Our first trip here was in 2001 in the summer. My husband had just completed a Fulbright Scholarship in Poland and we can for vacation before going home. We visited Dubrovnik and it was magical. The Serbo-Croatian war had just ended. We saw very little of the damage in Dubrovnik but the capital city of Zagreb was hit pretty hard. We found the people we met to be optimistic, friendly and fun loving.
On the way back we spent several awful hours in the Zagreb airport. It was old, dirty and not air conditioned. There was one cafe. There was no where to walk to and we had a long layover in 100+ heat. Armed military police were everywhere.
Arriving here last weekend we saw marked changes to the airport. That same cafe is still there (!) but it’s clean and air conditioned, serves food and has an outdoor seating area. There are a few shops now, and the Duty Free section is huge and just as overwhelming as the biggest airports in Europe.
We found a taxi; after some back and forth between two drivers because the one that was supposed to take us really wanted to take the two pretty young girls who were next in line. We ended up being dropped at the same location as those girls: a funky youth hostel close to our B&B. I guess it’s the place most people stay in this part of town if they are foreign. A few blocks walk later we were in our place” for the next 8 days. Very modern inside, socialist architecture outside. A lovely garden behind with three resident cats. Perfect!
Day two we took a walk up to the Uni where my husband would be teaching. We are in a nice residential area with some free standing homes and a lot more socialist style apartment blocks. Roses are everywhere. The wisteria is done and only a few Peonies are out but the roses are spectacular.
You can see in some of these photos, lingering mortar shell damage to the outside of the buildings from the war.
The people we have met so far in this neighborhood have been nice enough; some greet us with suspicion, others friendly and helpful. What is missing though (only my opinion from limited contact) is the sense of new beginnings and optimism I felt 16 years ago. My husband says his students are very disheartened about their future here and many young people are leaving for better jobs and quality of life elsewhere in the EU.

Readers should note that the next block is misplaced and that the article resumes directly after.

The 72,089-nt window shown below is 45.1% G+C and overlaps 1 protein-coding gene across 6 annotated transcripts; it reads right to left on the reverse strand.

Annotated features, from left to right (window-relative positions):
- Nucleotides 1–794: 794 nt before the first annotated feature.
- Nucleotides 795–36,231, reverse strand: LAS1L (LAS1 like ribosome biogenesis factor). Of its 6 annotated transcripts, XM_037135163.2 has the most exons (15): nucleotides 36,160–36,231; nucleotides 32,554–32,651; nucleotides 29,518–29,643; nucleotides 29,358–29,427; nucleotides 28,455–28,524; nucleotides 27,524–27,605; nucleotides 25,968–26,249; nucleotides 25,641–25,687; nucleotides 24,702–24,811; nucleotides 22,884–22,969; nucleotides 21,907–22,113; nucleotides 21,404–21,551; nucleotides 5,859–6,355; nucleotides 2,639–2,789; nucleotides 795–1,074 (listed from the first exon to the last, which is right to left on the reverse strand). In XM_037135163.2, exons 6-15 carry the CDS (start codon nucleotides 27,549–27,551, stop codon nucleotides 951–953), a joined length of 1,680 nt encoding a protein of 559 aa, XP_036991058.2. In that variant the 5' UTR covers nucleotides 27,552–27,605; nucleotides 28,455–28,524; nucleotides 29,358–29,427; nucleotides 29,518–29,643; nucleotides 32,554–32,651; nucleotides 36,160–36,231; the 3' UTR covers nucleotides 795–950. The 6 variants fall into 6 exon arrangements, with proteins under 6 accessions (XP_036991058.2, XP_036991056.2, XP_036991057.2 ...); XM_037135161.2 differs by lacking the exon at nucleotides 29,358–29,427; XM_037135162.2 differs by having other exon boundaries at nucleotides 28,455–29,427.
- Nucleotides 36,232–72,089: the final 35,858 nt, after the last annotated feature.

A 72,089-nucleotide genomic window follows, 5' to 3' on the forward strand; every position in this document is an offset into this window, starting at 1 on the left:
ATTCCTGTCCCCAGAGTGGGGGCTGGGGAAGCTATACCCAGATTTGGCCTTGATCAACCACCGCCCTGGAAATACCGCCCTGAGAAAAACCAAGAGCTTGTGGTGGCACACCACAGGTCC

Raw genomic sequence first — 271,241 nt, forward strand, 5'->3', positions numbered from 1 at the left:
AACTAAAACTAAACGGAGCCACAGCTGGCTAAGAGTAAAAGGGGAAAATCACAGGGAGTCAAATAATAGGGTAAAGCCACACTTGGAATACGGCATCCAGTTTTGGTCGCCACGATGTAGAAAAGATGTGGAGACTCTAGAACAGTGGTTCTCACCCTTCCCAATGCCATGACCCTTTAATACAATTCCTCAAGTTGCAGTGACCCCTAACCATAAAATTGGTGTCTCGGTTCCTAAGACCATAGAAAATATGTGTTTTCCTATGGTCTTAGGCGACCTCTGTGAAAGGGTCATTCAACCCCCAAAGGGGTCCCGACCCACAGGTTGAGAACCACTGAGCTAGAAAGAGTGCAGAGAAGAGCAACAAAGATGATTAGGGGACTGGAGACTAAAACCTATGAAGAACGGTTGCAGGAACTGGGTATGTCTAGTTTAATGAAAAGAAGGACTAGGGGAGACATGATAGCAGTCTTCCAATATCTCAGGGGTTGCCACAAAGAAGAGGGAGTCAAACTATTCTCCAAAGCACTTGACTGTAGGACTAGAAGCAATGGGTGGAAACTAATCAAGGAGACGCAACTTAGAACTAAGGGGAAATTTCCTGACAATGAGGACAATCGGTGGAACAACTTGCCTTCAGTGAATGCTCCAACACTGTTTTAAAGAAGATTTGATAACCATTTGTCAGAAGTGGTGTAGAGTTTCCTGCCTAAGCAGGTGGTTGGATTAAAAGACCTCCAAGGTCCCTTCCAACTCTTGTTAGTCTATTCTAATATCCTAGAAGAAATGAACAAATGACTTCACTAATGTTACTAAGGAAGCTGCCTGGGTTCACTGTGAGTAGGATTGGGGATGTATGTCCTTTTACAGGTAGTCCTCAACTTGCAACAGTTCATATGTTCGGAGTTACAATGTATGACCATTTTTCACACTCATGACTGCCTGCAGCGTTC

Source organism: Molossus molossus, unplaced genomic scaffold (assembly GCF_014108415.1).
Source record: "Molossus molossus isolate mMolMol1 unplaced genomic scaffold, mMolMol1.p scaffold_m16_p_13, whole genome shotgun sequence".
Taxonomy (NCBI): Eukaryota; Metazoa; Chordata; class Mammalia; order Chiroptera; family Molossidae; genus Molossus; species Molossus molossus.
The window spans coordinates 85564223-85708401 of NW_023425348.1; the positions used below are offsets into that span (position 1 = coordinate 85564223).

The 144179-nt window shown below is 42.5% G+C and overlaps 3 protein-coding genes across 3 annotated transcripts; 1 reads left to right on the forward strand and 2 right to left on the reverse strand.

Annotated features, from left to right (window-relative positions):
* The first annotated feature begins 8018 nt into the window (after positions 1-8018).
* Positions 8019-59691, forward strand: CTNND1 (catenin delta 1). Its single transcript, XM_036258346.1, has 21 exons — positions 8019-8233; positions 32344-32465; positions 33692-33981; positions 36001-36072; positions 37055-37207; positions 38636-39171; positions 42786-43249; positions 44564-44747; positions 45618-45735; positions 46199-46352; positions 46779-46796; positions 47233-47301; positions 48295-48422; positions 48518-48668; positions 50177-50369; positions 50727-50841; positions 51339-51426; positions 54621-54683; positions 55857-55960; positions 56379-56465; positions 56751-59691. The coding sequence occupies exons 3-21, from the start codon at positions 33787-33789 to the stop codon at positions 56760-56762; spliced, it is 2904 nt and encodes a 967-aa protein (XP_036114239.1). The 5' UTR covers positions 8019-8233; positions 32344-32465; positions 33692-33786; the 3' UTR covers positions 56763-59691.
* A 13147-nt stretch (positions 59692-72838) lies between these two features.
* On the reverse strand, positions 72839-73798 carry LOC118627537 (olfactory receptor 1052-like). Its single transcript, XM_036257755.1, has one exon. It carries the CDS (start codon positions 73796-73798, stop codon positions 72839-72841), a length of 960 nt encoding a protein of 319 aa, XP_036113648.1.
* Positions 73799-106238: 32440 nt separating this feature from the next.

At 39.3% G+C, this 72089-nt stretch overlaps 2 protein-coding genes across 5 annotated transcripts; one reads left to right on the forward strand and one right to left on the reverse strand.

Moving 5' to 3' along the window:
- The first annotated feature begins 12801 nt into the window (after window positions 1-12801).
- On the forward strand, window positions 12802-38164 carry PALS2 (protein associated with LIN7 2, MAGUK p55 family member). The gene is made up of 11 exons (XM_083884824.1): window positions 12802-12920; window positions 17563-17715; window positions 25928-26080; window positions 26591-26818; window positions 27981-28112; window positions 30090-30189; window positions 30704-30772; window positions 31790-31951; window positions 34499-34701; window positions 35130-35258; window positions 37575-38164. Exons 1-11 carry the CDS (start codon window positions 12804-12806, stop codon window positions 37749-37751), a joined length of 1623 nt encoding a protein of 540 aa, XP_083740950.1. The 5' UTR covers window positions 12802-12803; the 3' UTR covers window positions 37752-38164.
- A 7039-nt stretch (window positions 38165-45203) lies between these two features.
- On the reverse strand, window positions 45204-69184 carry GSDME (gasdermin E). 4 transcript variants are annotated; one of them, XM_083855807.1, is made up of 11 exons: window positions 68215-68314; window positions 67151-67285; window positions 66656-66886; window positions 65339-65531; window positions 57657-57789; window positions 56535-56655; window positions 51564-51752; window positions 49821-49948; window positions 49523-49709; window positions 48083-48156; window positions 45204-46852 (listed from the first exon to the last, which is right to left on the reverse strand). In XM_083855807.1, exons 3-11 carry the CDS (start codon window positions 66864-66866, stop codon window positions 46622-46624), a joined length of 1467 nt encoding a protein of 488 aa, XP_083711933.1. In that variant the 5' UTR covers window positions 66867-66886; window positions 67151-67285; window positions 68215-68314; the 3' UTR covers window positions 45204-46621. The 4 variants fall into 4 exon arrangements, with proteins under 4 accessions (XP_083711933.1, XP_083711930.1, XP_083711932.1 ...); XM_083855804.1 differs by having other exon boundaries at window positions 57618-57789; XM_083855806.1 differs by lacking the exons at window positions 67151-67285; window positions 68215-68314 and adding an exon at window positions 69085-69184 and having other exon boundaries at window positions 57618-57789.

A few days later I made into the center at last. Here I found the sameness I have come to expect in large cities everywhere. Shopping malls, trendy cafes and bars, high end shopping, etc. All within yards of gothic, baroque and modern or prewar architecture. There are two levels to the old town; upper and lower towns divided by a decades old farmers and flower market. The Dolac Market is divided into parts; upper town has the vegetables and fruit, lower town has the flower stalls and the central plaza has an open area for different craft stalls and special events. My first visit there was an art market for learning challenged young people. I picked out a few lovely drawings from these young folks pictured here. They were pretty excited that I am from Florida. “Hot! Hot!” they said.
On my way into the Upper Town museums I wandered into Zagrebs “Art Park”. Known for it’s murals and other graffiti art. They were evidently preparing for a new installation. The next day I went back and these were all been painted over to prepare for new work. Talk about the nick of time!
My last two stops of the day were museums. The Museum of Broken Relationships and the Naive Museum. Both fascinating in their simplicity and approach to their topic.
The Naive Museum art was starkly beautiful, disturbing and calming all in one. A wonderful exhibit.
The next day took me to the Croatian National Arts and Crafts Museum. So many interesting exhibits. My two favorites were the 60’s exhibit and the Art Deco room.
All in all I’m glad we went to Zagreb again. I met some interesting people, saw a lot of really fascinating art exhibits and took a ton of photos. Look for more of them to be coming up in the online shop!